Having too many events with too many different attributes can make it more cumbersome to figure out what event you should really be looking at and it makes the task of maintaining documentation considerably harder. If your company is ever hoping to democratize your data and make business stakeholders data driven decision-makers, you're going to have a hard time if your data structure is too complicated.

The single most important thing to do when thinking about implementing a new event is just to ask, "what meaningful business decision could be made if I had this data?". If you, or the person requesting the data, can't answer this question your company probably doesn't need that data. Don't be afraid to ask executives this question too. I've seen many flights of fancy type requests just because the executive was curious, not because they were expecting to make a decision with the information.

3. Using too many events rather than count attributes.

Most analytics vendors charge by event volume; the more volume you want the more your annual contract is going to cost (assuming you have one). In many cases going over your contracted volume amount and into overage territory will cost your company dearly. The overages can be a very expensive lesson in being conservative with your event collection. In some cases, you may need the full event with all its context and attributes but in many cases you just need a count of how many times an event happened without all the additional attribute information.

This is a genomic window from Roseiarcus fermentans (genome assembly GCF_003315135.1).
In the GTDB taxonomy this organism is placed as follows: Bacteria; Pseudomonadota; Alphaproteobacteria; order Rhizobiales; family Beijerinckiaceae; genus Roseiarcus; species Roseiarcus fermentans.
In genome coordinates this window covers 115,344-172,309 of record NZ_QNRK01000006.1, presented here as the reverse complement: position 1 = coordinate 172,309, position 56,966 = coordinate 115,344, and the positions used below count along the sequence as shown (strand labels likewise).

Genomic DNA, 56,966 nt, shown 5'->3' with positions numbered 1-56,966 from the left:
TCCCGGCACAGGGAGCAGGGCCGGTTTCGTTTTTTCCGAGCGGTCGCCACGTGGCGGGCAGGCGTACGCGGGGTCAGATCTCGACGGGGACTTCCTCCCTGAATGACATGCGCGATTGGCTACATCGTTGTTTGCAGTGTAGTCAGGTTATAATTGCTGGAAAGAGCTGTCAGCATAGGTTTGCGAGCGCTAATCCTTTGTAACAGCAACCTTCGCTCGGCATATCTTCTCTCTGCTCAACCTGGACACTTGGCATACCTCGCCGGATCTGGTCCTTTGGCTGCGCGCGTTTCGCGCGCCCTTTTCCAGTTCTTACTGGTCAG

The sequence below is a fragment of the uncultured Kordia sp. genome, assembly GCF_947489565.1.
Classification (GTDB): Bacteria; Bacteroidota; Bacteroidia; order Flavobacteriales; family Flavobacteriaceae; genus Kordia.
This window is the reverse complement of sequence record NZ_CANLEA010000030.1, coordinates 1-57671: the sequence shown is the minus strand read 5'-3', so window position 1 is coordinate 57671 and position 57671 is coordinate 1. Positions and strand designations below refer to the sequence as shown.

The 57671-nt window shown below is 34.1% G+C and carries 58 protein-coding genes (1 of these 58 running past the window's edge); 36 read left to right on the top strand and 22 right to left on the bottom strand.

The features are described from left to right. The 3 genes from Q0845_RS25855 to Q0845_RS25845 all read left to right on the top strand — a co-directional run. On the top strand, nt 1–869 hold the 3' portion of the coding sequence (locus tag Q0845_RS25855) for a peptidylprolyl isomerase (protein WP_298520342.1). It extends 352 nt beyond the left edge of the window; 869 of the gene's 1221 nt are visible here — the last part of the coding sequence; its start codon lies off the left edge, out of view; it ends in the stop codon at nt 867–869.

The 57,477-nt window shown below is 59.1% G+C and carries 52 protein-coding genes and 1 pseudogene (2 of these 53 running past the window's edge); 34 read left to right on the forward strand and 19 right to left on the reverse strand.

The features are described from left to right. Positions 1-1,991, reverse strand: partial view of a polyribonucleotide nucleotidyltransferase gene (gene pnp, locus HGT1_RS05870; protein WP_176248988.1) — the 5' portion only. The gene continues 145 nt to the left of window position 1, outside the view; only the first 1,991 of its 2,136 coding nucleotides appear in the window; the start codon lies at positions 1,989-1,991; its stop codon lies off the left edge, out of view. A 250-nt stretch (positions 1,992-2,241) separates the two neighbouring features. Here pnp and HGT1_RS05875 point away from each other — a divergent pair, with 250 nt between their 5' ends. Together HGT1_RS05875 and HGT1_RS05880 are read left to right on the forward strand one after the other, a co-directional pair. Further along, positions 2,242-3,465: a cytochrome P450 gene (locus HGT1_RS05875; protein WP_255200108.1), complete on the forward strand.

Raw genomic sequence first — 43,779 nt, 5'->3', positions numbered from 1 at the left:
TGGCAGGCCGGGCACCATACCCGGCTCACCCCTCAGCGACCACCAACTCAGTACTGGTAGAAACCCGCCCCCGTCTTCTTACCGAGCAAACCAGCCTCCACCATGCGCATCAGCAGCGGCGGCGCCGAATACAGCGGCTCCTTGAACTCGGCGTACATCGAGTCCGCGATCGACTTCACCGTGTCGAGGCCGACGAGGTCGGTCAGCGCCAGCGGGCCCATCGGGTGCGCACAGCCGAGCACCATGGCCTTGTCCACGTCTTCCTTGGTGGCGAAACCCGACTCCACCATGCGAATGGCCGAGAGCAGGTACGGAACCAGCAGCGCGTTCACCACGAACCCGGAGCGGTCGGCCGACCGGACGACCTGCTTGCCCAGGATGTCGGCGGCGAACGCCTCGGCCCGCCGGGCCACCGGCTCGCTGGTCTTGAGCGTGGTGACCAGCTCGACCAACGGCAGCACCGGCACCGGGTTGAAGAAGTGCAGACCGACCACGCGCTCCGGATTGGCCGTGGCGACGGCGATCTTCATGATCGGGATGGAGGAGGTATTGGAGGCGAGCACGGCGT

Instead of firing an event for every single time a user interaction is performed you can keep a running count of the number and send it as a user is leaving the page. There are several ways this can be done using sendBeacon and watching for page visibility events as well as the document unload event. Because browsers are all maintained by separate groups of developers and different users have different connection qualities there may be sometimes where this event with counts does not get sent. The counts from this event are going to be directionally accurate, which will allow your business to track it over time and understand whether it is being positively or negatively impacted by changes you’re making.

4. Not using User vs Event level attributes properly.